Organized in Ohio in 1895 with the goal to protect American goods from foreign competition and to promote trade expansion, the National Association of Manufacturers (NAM) continues today as the largest manufacturing association in the United States. This digital collection contains a selection of images primarily dating to the 1960s and 1970s. The collection has not been digitized in its entirety. Read more about the collection on the NAM Project News site.
Oral history interviews on cultivated mushroom industry
Over half the mushrooms in the United States are grown in and around the town of Kennett Square, Pennsylvania, which proudly calls itself the mushroom capital of the world. This oral history collection brings together interviews with individuals whose experiences capture the many different kinds of work and knowledge involved in mushroom cultivation, harvesting, packing, distribution, and marketing, and how those processes have changed over time.
Incorporated in 1846, the Pennsylvania Railroad Company became the largest railroad in the United States in terms of corporate assets and traffic from the last quarter of the nineteenth century through the mid-twentieth century. This collection of more than 5200 negatives from the official Pennsylvania Railroad files largely depict PRR trains, tracks, equipment, and facilities. The collection also contains numerous views of similar facilities and equipment on other railroads, of nearby buildings and properties, or of standardized equipment and accessories that were collected by the PRR for reference. The negatives were digitized to positives for online access. Most of the digital images seen here are black-and-white, low resolution copies produced from the original negatives. Image: Locomotive 3535.
A selection of items from a collection that documents Sperry's UNIVAC Division and predecessor organizations including the Remington Typewriter Company, the Rand Kardex Company, and the Sperry Gyroscope Company. The content of the digital collection primarily includes product images of computers from the 1950s to 1970s. The collection has not been digitized in its entirety. Image: UNIVAC 9300 system.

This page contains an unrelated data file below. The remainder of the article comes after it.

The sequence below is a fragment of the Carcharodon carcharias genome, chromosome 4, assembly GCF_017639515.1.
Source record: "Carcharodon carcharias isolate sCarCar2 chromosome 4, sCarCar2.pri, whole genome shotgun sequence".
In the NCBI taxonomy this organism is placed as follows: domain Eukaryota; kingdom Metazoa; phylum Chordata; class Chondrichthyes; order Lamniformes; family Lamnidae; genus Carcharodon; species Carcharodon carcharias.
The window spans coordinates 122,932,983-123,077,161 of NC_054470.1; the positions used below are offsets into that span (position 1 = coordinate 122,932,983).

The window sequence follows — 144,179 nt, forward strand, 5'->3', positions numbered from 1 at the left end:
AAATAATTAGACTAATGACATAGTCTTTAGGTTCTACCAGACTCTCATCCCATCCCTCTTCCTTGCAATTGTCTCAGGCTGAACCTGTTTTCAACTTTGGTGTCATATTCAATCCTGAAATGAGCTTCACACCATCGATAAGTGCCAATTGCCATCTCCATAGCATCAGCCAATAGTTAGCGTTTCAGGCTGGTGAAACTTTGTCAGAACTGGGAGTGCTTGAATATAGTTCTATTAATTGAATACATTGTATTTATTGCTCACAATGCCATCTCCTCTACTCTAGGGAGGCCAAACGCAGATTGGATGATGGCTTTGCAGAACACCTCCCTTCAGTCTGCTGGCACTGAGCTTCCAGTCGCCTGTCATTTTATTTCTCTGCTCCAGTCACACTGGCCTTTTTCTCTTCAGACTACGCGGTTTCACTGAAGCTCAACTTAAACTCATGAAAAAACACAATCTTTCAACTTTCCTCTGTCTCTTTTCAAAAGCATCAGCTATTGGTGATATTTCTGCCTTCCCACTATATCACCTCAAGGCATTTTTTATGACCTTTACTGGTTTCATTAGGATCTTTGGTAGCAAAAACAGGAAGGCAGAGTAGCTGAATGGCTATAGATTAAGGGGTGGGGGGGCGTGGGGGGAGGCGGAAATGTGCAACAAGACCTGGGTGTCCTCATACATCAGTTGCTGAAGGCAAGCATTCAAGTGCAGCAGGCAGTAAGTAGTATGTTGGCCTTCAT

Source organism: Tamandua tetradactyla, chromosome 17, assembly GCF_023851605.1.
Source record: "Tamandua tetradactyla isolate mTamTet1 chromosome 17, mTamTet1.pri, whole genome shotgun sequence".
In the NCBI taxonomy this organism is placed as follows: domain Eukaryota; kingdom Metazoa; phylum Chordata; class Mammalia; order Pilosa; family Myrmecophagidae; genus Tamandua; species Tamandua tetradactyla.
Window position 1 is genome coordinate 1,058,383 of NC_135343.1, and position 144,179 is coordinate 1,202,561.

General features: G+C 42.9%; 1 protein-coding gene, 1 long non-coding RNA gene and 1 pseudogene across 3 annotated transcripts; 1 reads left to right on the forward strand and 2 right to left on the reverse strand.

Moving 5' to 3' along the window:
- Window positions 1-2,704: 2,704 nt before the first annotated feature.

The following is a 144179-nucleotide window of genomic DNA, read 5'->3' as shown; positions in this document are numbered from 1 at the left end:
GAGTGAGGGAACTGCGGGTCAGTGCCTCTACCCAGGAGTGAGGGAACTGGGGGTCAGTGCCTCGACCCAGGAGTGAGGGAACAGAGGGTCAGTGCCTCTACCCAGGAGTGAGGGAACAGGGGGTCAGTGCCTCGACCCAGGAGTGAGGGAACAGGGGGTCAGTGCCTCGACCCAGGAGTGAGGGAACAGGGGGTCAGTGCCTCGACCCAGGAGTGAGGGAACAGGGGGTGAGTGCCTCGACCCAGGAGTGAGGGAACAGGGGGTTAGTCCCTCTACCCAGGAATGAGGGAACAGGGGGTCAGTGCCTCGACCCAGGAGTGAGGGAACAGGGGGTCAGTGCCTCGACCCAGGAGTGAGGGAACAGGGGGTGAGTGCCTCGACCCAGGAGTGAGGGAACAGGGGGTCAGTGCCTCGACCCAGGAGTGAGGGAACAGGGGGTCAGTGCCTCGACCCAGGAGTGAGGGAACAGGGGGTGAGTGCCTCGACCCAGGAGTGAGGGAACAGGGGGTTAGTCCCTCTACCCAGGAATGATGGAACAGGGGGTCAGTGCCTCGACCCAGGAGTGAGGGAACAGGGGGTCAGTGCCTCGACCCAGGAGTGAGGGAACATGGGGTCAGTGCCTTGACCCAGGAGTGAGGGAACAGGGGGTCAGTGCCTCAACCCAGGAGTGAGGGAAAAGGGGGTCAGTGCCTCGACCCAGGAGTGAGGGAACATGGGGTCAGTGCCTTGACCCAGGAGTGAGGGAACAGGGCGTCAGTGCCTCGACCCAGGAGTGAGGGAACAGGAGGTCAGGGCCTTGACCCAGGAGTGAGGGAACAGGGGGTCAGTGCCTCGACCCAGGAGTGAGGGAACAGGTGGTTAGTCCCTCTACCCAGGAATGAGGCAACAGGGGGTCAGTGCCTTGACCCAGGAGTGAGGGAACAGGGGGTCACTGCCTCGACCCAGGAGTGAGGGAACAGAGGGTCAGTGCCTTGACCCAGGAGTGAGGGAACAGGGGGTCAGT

Sponsored and industrial motion picture film collection
‘Sponsored film’ defines a variety of motion picture productions funded by businesses, organizations, or governments that dictated the point of view, audience, and intent of the film. Industrial or business films are a sub-genre of sponsored films with content that marketed products and ideas, touted a particular company or industry, trained employees, and explained manufacturing or transactional processes around the creation and sales of products and ideas. The Sponsored and industrial motion picture film collection at Hagley is an artificial collection compiled by curators that includes single motion picture films or small sets of films acquired via purchase or donation. This collection has not been digitized in its entirety. Image: Still from "Fountain of Happiness" sponsored by the Weber Dental Manufacturing Company, circa 1950.
William Rau (1855-1920) was a Philadelphia-based photographer, and a significant figure in the world of American photography in the late 19th and early 20th centuries. He was well known for his series of stereo cards of scenic views from around the world, as a sought-after portrait photographer for Philadelphia's elites, and as an official photographer for the Pennsylvania Railroad, the Louisiana Purchase Exposition in St. Louis, and the Lewis and Clark Exposition in Portland. In 1895, the Lehigh Valley Railroad hired Rau as the company's official photographer to document scenic views along the railroad's route. To complete this mission, Rau traveled by rail from New York City to the Lehigh Valley in Pennsylvania and upstate New York in a customized passenger car equipped with a darkroom and other essential equipment. Over two hundred images from this appointment would later be placed in Lehigh Valley Railroad terminals and public sites along the railroad’s reach. This collection consists of lantern slides. While many of the lantern slides in this collection are undated and only partially identified, most can be definitively identified as originating from this 1895 appointment.